Quotation marks are used primarily to enclose or set off exact words. They are used to indicate a person's exact written or spoken words, and in certain situations they are also used to set off words, phrases, or specific types of titles. When using quotation marks, certain rules apply regarding punctuation and capitalization.
1. Use quotation marks to enclose direct quotations.
"Don't forget to visit me in London," Martha said.
Martha said that I should visit her when I am in London.
2. Use quotation marks to indicate words used ironically, with reservations, or in some unusual way.
Declaring it was a symbol of "progress," they cut down all the trees.
3. Use quotation marks to set off words used as words.
The words "accept" and "except" are frequently confused.
4. Use quotation marks around the titles of newspaper and magazine articles, poems, essays, short stories, songs, episodes of television and radio programs, and chapters or subdivisions of books.
After I read "The Internet's Role in Education" in one of my educational journals, I had a much better understanding of the issues.
The class analyzed Robert Frost's poem "The Road Not Taken" and eventually agreed that there could be several interpretations.
5. When using quotation marks, certain rules apply regarding capitalization and punctuation.
The teacher remarked, "The semester is already half over."
Tyler asked if I would be "heading out of town on a Harley."
"When it comes to cake," Jessica said, "chocolate cake takes the cake."
"When it comes to cake, chocolate cake takes the cake," Jessica said. "In fact, I'd love to have some right now."
"I don't know what happened," he said quickly.
"What happened?" she asked.
"We saw just what happened!" they shouted.
He said, "I enjoy working on automobile engines."
Although Lawrence had asked for "the best seat in the house," he didn't seem to notice they were seated right next to the kitchen.
Dave had replied, "I regret I am unable to attend the wedding"; he was there, however, for the entire ceremony.
The clerk politely asked, "Would you like paper or plastic?"
What do you mean by "over the hill"?
Use a comma if the quotation is introduced or followed by an expression such as he said or she remarked.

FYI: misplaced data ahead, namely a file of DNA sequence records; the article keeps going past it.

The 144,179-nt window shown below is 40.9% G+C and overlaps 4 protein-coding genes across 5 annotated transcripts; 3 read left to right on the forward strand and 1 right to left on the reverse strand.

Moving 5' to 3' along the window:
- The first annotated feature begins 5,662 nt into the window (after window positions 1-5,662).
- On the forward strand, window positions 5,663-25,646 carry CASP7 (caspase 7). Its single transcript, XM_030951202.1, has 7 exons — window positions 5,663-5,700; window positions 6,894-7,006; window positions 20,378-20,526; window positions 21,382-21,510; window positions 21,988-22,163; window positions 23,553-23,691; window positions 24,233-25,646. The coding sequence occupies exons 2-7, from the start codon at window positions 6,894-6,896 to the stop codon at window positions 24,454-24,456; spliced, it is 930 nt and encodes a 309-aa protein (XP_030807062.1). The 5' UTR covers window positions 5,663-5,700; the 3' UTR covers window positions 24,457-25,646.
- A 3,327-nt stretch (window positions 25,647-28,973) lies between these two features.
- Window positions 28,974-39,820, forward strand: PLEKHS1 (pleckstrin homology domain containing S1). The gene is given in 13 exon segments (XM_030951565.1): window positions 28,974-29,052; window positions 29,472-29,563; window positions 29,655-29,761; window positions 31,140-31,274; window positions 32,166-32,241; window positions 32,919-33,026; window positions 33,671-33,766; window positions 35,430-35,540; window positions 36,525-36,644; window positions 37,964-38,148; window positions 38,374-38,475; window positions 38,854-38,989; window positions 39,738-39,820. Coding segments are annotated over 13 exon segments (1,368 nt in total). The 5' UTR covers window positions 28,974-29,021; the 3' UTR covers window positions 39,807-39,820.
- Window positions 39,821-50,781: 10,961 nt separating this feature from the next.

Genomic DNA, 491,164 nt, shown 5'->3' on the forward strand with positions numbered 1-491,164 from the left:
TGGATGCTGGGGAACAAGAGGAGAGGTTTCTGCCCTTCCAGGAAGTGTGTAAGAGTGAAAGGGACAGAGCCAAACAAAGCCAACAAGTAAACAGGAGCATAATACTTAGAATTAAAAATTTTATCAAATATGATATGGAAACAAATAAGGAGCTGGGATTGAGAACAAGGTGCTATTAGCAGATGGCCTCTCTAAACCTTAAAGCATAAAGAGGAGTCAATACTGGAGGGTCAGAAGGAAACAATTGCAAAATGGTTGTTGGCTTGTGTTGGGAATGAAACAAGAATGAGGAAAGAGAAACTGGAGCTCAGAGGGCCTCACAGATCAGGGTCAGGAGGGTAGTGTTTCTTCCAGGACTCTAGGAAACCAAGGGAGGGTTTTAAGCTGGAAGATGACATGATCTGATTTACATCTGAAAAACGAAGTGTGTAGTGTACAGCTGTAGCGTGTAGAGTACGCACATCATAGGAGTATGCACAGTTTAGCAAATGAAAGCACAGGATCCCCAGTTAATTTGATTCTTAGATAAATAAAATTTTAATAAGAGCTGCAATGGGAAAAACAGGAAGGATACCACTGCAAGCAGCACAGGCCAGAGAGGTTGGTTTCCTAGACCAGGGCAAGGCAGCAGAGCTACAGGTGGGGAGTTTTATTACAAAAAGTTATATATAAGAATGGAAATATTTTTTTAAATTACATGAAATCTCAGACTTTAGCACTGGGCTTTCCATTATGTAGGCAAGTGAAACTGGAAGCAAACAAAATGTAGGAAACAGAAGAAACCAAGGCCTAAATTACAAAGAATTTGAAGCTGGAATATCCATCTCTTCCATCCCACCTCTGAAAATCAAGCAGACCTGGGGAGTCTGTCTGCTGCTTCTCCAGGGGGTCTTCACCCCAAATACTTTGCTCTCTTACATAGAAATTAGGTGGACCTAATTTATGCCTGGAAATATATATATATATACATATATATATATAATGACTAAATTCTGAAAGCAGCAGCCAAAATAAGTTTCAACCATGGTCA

She replied, "Take it quickly before I change my mind."
Use a colon if a quotation is introduced by a full independent clause.
He feels the advice of Alexander Pope is especially relevant: "To err is human, to forgive divine."
When a quotation is blended into the writer's introductory sentence, no punctuation is needed to separate the introduction from the quoted phrase.
Marisa comes here every day at noon and asks for "a dog and a beer."
The professor explained, "Although Thoreau wrote that most men ‘lead lives of quiet desperation,' much of his writing expressed the joy in life."
6. Use indentation rather than quotation marks to set off long quotations of prose or poetry.
Thoreau exhibits this strength of will in "Civil Disobedience":
I was not born to be forced. I will breathe after my own fashion.
Let us see who is the strongest. What force has a multitude?
They only can force me who obey a higher law than I. They
force me to become like themselves. I do not hear of men being
forced to live this way or that by masses of men. What sort of life
were that to live? When I meet a government which says to me,
"Your money or your life," why should I be in haste to give it my money?
William Blake's "The Tyger" begins with the lines:
Tyger! Tyger! burning bright
In the forests of the night,
What immortal hand or eye
Could frame thy fearful symmetry?